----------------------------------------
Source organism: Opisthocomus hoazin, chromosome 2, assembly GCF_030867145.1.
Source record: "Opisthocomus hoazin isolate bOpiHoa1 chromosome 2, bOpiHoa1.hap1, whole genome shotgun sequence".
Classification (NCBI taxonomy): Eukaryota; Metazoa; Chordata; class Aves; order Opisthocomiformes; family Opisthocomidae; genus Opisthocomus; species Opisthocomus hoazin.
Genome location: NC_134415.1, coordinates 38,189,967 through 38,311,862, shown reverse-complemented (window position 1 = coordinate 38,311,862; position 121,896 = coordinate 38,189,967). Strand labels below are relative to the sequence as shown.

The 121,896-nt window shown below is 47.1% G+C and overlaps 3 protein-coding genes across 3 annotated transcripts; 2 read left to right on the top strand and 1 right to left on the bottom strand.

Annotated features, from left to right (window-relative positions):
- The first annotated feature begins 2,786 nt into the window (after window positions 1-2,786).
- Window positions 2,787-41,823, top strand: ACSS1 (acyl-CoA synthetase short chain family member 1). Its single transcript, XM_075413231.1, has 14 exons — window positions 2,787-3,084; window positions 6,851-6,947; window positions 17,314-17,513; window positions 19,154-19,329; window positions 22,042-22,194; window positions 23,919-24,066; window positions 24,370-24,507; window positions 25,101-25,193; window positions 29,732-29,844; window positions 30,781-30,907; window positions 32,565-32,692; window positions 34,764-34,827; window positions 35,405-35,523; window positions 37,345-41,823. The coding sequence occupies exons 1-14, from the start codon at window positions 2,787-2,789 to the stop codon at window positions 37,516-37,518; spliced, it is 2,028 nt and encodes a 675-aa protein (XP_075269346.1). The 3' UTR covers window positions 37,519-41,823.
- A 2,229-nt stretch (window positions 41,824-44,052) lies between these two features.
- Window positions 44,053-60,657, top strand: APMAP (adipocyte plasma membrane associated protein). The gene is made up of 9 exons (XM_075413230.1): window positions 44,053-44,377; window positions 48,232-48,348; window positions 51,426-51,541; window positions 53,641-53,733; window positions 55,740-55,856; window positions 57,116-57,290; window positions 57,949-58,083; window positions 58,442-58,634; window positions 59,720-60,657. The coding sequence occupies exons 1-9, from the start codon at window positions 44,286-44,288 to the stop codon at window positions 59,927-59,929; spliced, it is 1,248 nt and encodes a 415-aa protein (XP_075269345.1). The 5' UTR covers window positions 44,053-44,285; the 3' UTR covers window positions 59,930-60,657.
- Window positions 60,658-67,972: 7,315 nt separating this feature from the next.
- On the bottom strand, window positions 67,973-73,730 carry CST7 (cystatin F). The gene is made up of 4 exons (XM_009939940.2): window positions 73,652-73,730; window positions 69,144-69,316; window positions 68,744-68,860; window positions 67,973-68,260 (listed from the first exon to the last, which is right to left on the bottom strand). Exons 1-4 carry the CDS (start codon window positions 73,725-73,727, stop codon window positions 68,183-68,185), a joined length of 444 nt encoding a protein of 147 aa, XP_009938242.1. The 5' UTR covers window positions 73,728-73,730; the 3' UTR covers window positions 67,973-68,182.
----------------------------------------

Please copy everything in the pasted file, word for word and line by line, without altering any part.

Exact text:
Source organism: Opisthocomus hoazin, chromosome 2, assembly GCF_030867145.1.
Source record: "Opisthocomus hoazin isolate bOpiHoa1 chromosome 2, bOpiHoa1.hap1, whole genome shotgun sequence".
Classification (NCBI taxonomy): Eukaryota; Metazoa; Chordata; class Aves; order Opisthocomiformes; family Opisthocomidae; genus Opisthocomus; species Opisthocomus hoazin.
Genome location: NC_134415.1, coordinates 38,189,967 through 38,311,862, shown reverse-complemented (window position 1 = coordinate 38,311,862; position 121,896 = coordinate 38,189,967). Strand labels below are relative to the sequence as shown.

The 121,896-nt window shown below is 47.1% G+C and overlaps 3 protein-coding genes across 3 annotated transcripts; 2 read left to right on the top strand and 1 right to left on the bottom strand.

Annotated features, from left to right (window-relative positions):
- The first annotated feature begins 2,786 nt into the window (after window positions 1-2,786).
- Window positions 2,787-41,823, top strand: ACSS1 (acyl-CoA synthetase short chain family member 1). Its single transcript, XM_075413231.1, has 14 exons — window positions 2,787-3,084; window positions 6,851-6,947; window positions 17,314-17,513; window positions 19,154-19,329; window positions 22,042-22,194; window positions 23,919-24,066; window positions 24,370-24,507; window positions 25,101-25,193; window positions 29,732-29,844; window positions 30,781-30,907; window positions 32,565-32,692; window positions 34,764-34,827; window positions 35,405-35,523; window positions 37,345-41,823. The coding sequence occupies exons 1-14, from the start codon at window positions 2,787-2,789 to the stop codon at window positions 37,516-37,518; spliced, it is 2,028 nt and encodes a 675-aa protein (XP_075269346.1). The 3' UTR covers window positions 37,519-41,823.
- A 2,229-nt stretch (window positions 41,824-44,052) lies between these two features.
- Window positions 44,053-60,657, top strand: APMAP (adipocyte plasma membrane associated protein). The gene is made up of 9 exons (XM_075413230.1): window positions 44,053-44,377; window positions 48,232-48,348; window positions 51,426-51,541; window positions 53,641-53,733; window positions 55,740-55,856; window positions 57,116-57,290; window positions 57,949-58,083; window positions 58,442-58,634; window positions 59,720-60,657. The coding sequence occupies exons 1-9, from the start codon at window positions 44,286-44,288 to the stop codon at window positions 59,927-59,929; spliced, it is 1,248 nt and encodes a 415-aa protein (XP_075269345.1). The 5' UTR covers window positions 44,053-44,285; the 3' UTR covers window positions 59,930-60,657.
- Window positions 60,658-67,972: 7,315 nt separating this feature from the next.
- On the bottom strand, window positions 67,973-73,730 carry CST7 (cystatin F). The gene is made up of 4 exons (XM_009939940.2): window positions 73,652-73,730; window positions 69,144-69,316; window positions 68,744-68,860; window positions 67,973-68,260 (listed from the first exon to the last, which is right to left on the bottom strand). Exons 1-4 carry the CDS (start codon window positions 73,725-73,727, stop codon window positions 68,183-68,185), a joined length of 444 nt encoding a protein of 147 aa, XP_009938242.1. The 5' UTR covers window positions 73,728-73,730; the 3' UTR covers window positions 67,973-68,182.